Opt. Commun. **96**, 123–132
(1993). [CrossRef]

**6**, S157–S161
(2004). [CrossRef]

5. G. F. Calvo, “Wigner representation and geometric
transformations of optical orbital angular momentum spatial
modes,” Opt. Lett. **30**, 1207–1209
(2005). [CrossRef] [PubMed]

*HG*to

_{m,n}*LG*, and viceversa, is achieved when α =π/4+

_{p,l}*nπ*/2 (

*n*integer), meanwhile other modes are obtained for the rest of angle values if α ≠

*πn*/2.

*HG*mode of order

_{m,n}*m*= 1,

*n*= 0 to helicoidal

*LG*

_{p=0,l=1}is displayed for different values of angle α. The first and the second rows correspond to the intensity and phase distribution, respectively. The intensity distribution is normalized to the maximum intensity value of the input signal (α = 0), and phase values are represented for [-π,π ] region. Mode conversion from

*HG*

_{1,0}(α = 0) to

*LG*

^{±}

_{0,1}is obtained for α = π/4, 3π/4, 5π/4,7π/4, as it has been explained in Section 3. For α = π/2, π, 3π/2 the output mode corresponds to

*HG*

_{1,0}rotated at π/2, π, 3π/2 with additional phase shift exp(

*i*2α), respectively. Therefore the mode conversion from

*HG*

_{1,0}to

*HG*

_{0,1}is obtained for α = π/2, 3π/2. In Fig. 3(b) the intermediate modes obtained by the GT of

*HG*

_{1,0}for α = [0, π/4] are displayed. The modes obtained for every particular angle α are stable and possess fractional OAM [5

**30**, 1207–1209
(2005). [CrossRef] [PubMed]

### 4.2. Influence of scaling and shift properties to mode transformation

*s*=

_{x}*s*=

*s*

^{-1}

_{y}in order to avoid the change of the transformation angle and additional phase modulation, we observe (see Fig. 4) that for α = π/4 the transformation of the rotational symmetric intensity distribution typical for the LG mode into elliptical one (Fig. 4c, Fig. 4f). Figures 4 (a) and (d) correspond to the input signal

*HG*

_{1,0}scaled by

*s*= 1/2 and

*s*= 2, respectively. Figures 4 (b, c) and (e, f) are the corresponding output modes for α =π/5 and α =π/4. Therefore the GT of scaled HG mode is an alternative for generation of the elliptic LG beams [14

14. V. V. Kotlyar, S. N. Khonina, A. A. Almazov, V. A. Soifer, K. Jefimovs, and J. Turunen, “Elliptic Laguerre-Gaussian
beams,” J. Opt. Soc. Am. A **23**, 43–56,
(2006). [CrossRef]

*x*s we can apply the shifting theorem, Eq. (6), to obtain the output function. Notice that if the input signal is shifted at

_{i}**v**

^{t}= (

*v*,

_{x}*v*) the output signal is shifted at

_{y}**v**cosα and affected by an additional linear phase modulation. The GT at angle α = π/5 and α = π/4 of

^{t}*HG*

_{1,0}for different shifting parameters is displayed in Fig. 5. Figures 5 (b, c) and (e, f) are the output modes obtained from the

*HG*

_{1,0}mode shifted by

**v**= (1

^{t}*mm*,0) (Fig. 5a) and

**v**= (1

^{t}*mm*,-1

*mm*) (Fig. 5c), respectively.

### 4.3. Gyrator transform of HG mode composition

*n*+

*m*=

*const*) also produces a stable configuration after gyrator transformation. Thus for example the combination of

*HG*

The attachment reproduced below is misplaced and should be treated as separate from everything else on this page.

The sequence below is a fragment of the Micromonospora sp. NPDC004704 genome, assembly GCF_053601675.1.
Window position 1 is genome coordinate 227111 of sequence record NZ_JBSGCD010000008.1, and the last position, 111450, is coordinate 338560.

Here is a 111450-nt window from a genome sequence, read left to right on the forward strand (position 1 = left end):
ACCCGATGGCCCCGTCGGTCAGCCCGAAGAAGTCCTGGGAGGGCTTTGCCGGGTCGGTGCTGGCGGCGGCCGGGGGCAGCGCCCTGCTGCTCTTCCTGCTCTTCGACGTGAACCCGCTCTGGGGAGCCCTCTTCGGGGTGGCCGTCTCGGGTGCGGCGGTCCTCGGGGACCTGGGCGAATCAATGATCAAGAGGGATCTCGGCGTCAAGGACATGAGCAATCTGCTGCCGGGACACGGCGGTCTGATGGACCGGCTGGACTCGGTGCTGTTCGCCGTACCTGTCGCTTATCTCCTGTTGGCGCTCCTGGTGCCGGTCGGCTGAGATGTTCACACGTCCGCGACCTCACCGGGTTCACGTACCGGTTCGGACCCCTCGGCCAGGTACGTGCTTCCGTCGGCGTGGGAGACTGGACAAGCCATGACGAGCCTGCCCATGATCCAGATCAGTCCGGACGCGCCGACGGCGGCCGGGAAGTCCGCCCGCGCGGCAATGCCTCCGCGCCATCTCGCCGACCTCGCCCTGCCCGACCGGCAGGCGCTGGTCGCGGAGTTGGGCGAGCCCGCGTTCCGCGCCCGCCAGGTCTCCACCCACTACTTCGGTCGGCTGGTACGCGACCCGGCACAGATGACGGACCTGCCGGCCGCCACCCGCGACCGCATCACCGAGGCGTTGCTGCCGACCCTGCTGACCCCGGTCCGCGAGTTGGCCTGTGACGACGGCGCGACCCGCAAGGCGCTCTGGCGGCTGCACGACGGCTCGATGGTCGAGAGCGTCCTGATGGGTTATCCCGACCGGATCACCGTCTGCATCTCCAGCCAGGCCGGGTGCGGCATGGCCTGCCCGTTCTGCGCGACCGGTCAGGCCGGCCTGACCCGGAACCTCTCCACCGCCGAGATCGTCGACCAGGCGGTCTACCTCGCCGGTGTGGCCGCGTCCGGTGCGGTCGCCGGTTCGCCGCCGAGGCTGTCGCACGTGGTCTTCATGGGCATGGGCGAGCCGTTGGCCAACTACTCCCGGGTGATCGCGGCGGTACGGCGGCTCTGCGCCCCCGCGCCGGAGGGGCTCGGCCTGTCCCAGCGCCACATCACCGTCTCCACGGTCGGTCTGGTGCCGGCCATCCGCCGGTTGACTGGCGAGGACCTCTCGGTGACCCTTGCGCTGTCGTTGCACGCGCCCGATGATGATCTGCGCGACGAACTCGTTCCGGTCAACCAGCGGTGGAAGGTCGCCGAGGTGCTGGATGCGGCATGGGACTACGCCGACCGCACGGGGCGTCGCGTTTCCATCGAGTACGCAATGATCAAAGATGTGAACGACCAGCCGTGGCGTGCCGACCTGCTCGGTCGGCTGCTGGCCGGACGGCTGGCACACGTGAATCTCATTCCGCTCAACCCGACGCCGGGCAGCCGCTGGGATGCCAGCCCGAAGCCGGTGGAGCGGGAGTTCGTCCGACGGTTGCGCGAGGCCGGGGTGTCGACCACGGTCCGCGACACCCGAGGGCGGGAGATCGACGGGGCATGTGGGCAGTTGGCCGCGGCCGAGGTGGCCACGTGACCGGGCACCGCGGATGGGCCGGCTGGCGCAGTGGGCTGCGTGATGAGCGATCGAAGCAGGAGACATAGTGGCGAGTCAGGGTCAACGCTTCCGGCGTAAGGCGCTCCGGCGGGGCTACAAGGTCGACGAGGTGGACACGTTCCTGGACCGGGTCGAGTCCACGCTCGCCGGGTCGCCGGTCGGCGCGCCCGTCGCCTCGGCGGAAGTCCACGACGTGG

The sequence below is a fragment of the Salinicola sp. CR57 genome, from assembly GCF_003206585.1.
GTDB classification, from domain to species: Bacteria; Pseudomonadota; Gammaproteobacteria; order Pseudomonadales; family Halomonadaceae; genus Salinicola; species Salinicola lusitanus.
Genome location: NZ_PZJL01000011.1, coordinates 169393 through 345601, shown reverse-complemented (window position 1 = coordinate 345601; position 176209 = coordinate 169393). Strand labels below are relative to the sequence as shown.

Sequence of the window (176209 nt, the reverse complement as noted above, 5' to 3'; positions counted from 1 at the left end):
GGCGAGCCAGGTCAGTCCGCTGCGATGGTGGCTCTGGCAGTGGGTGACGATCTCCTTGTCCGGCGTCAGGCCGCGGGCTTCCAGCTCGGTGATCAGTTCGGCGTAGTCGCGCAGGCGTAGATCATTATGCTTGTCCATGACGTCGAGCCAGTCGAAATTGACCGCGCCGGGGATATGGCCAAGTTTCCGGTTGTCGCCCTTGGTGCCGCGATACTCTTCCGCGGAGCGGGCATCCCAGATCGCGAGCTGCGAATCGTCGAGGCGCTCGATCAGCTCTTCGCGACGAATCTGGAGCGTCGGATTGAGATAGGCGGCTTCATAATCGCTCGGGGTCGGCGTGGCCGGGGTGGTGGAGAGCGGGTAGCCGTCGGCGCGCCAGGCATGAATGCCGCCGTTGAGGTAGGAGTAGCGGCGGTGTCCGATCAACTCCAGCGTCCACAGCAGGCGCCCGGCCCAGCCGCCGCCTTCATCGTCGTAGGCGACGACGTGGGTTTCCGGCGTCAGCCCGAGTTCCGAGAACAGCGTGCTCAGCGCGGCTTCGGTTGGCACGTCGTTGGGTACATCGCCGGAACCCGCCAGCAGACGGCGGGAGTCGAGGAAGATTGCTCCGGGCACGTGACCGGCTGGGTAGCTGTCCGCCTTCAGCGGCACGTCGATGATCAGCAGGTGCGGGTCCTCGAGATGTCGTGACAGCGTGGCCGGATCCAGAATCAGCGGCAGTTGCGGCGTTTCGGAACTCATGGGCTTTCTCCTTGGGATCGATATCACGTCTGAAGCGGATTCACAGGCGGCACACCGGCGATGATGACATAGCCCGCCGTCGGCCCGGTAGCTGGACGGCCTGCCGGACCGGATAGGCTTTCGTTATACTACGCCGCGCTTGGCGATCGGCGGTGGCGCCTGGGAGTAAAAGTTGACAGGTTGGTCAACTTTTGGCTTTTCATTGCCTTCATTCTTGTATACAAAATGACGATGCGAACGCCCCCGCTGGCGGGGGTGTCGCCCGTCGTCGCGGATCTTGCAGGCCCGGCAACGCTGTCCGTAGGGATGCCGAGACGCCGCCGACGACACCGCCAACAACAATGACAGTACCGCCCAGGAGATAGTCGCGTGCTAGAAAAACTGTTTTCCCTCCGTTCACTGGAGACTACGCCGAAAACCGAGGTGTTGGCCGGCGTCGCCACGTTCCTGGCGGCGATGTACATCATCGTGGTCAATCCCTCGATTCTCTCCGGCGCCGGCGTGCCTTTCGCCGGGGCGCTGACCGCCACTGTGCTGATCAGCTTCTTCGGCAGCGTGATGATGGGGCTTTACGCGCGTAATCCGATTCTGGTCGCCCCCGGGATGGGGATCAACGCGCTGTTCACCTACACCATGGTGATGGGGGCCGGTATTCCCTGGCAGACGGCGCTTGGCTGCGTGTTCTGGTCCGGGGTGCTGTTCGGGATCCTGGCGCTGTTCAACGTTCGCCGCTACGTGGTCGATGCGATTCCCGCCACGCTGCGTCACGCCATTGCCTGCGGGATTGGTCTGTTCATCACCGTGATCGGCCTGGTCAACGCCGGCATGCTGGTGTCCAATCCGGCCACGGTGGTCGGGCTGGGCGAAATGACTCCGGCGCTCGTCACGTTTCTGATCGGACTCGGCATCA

_{3,0}and

*HG*

_{0,3}modes:

*HG*3 +

*HG*

_{0,3}(Fig. 6a) leads for α=π/4 to the odd Laguerre-Gaussian beams, which is the sum of two helicoidal LG modes with opposite OAMvalues:

*LG*

^{+}

_{0,3}+

*LG*

^{-}

_{0,3}(Fig. 6e). For other angles α =π/8, π/5, 2π/9 the intermediate modes are obtained (Fig. 6 b, c, d).

## Appendix

### Shift theorem for gyrator transform

**T**(α) as we have mentioned previously, Eq. (2) and (3). Therefore the Eq. (1) can be rewritten as follows:

*t*stands for transposition operation. In order to demonstrate the shift theorem it is suitable to apply this equation (21). Considering that the input function is affected by a shift which is indicated by means of the vector

**v**= (

^{t}*v*,

_{x}*v*), where

_{y}**u**=

**r**

_{i}-

**v**, we derive

*iπϕ*) is simplified as

**I**is a unity 2×2 matrix) have been used

**r**

_{o}is replaced by

**r**

_{o}-

**Xv**. Doing this we obtain the shift theorem as it was formulated in (6)

**v**͂ = (

*v*,

_{y}*v*). Finally, it is demonstrated that the shift of the function

_{x}*f*at vector

_{i}**v**= (

^{t}*v*,

_{x}*v*) leads to the shift of its GT (for the angle α) at vcosα and additional linear phase modulation.

_{y}### Scaling theorem for gyrator transform

*f*(

_{i}**Sr**

_{i}) =

*f*(

_{i}*s*, sy

_{x}x_{i}*y*). Therefore applying a change of variable

_{i}*x*´

_{i}=

*s*,

_{x}x_{i}*y*´

_{i}=

*s*for the equation Eq. (1), we obtain:

_{y}y_{i}*s*, then the last equation is rewritten as follows:

_{x}s_{y}_{α}= sgn(sinα), σ

_{β}= sgn(sinβ). In order to obtain this equation the definition of the GT and simple trigonometric relations have been used.We conclude that the GT at angle α of a scaled input function

*f*(

_{i}**Sr**

_{i}), corresponds to the GT at angle β of the initial function

*fi*(

**r**

_{i}) with additional scaling of the output coordinates and affected by a hyperbolic phase modulation.

### Gyrator transform of selected functions, Table 1

*c*= 0) (row 3, Table 1) is calculated as follows:

*x*´

_{o}=

*x*+

_{o}*k*sinα, and

_{y}*y*´

_{o}=

*y*+

_{o}*k*sinα and the Eq. (29) allow to calculate the GT of a plane wave (row 4, Table 1).